High school students have a great deal on their plates already. School curriculum have changed to include racing through subject matter in order to be on track with what the government in “No Child Left Behind” has decided is where our educational systems should be. Studying, keeping on top of grades, homework, activities, and sometimes part time work, keeps most students busy enough. Students also, in many cases, have household chores or partial care of siblings after school and before. Requiring volunteering in community service projects on top of everything else is totally unfair to any student.
Volunteering is just that: Voluntary. Requiring a student to participate in a community service project is not a plea for volunteering; it is a mandate. School should be a place where the basic “R’s” are taught. These three “R’s” are already taking a back seat to many regulations put upon the school systems by government and well-meaning administrative subjugation. Asking more of a student is asking for too much.
Young people today live in a stressful atmosphere to grow up in. It has always been a challenge to get through teenage years, but seems even more so than ever before. Technology is changing things so quickly that it is hard to keep up. New ideas and ways of doing things are coming at our teens so quickly that they do not have time to enjoy a childhood any more.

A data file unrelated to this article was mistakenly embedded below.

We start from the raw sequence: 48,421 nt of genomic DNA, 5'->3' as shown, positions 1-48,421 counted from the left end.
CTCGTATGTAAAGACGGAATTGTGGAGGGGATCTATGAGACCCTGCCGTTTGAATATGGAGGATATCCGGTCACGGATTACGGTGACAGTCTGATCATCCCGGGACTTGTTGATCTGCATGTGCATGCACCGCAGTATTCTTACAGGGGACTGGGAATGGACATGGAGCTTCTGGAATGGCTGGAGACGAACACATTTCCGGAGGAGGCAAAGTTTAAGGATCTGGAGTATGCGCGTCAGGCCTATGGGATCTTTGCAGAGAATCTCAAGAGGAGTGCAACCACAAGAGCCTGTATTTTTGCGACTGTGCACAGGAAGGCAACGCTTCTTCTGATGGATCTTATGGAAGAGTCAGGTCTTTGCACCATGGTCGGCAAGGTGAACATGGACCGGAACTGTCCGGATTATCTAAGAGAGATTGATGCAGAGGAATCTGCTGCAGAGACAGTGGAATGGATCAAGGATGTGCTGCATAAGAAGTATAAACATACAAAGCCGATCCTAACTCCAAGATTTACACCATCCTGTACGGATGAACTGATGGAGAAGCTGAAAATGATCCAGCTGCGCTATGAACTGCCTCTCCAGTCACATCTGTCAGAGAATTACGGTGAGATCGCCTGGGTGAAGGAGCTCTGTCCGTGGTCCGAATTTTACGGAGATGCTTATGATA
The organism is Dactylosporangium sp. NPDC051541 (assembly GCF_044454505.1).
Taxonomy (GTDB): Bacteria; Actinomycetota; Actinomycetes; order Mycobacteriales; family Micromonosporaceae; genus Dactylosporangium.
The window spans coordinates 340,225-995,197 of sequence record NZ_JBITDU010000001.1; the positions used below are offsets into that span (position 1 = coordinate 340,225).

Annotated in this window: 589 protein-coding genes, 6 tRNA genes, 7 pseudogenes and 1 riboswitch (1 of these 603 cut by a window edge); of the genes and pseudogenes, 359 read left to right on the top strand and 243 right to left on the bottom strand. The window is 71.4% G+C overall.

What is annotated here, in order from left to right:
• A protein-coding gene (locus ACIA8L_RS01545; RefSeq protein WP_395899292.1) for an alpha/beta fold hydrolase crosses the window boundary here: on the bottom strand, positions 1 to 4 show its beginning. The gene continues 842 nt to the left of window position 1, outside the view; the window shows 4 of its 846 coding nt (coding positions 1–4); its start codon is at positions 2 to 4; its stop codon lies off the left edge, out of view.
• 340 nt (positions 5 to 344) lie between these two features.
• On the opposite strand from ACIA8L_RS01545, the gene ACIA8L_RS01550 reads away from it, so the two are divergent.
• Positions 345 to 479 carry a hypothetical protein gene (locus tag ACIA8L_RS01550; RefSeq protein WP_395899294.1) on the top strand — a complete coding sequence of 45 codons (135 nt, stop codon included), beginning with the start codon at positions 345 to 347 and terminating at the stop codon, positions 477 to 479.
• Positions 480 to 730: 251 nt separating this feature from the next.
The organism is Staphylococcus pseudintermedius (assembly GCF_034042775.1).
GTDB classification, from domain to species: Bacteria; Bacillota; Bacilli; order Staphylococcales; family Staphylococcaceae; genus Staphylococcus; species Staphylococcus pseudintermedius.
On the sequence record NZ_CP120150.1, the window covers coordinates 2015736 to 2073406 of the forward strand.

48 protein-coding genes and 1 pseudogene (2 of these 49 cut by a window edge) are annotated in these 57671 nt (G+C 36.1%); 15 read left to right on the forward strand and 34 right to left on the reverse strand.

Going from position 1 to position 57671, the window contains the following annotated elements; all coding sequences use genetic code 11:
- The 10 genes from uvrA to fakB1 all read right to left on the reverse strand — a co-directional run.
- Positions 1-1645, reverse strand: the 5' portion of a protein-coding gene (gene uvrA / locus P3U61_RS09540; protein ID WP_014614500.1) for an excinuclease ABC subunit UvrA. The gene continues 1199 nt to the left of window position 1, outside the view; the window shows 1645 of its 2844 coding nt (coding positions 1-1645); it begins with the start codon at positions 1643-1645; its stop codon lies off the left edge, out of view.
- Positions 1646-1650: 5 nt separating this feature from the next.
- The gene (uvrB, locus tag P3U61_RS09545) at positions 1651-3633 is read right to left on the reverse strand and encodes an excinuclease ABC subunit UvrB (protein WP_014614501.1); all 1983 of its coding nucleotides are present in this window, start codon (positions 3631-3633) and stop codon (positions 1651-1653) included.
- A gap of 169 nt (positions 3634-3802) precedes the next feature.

Many students struggle with today’s curriculum. They struggle with the everyday social aspects of the school routine. They struggle with mixed up families. And, unfortunately, they struggle with themselves as they try to “grow up”. It would hardly seem that adding more pressure to people who are already exceedingly stressed would be helpful to anyone involved whether it be the student or the volunteer project.
Perhaps it would behoove us to look at classifying volunteer work in community projects as an added bonus, or extra credit, to a working, studying student. This would enable the student to participate if he would like and gain something from helping in the community. In this way, students would be able to participate in projects utilizing their time to benefit society and learning that feeling of accomplishment that accompanies helping someone else. It would be time well spent as a teaching tool, an aid in community projects, and the overall well-being of students and society.
Never, under any circumstances, however, should volunteering be considered a mandatory endeavor.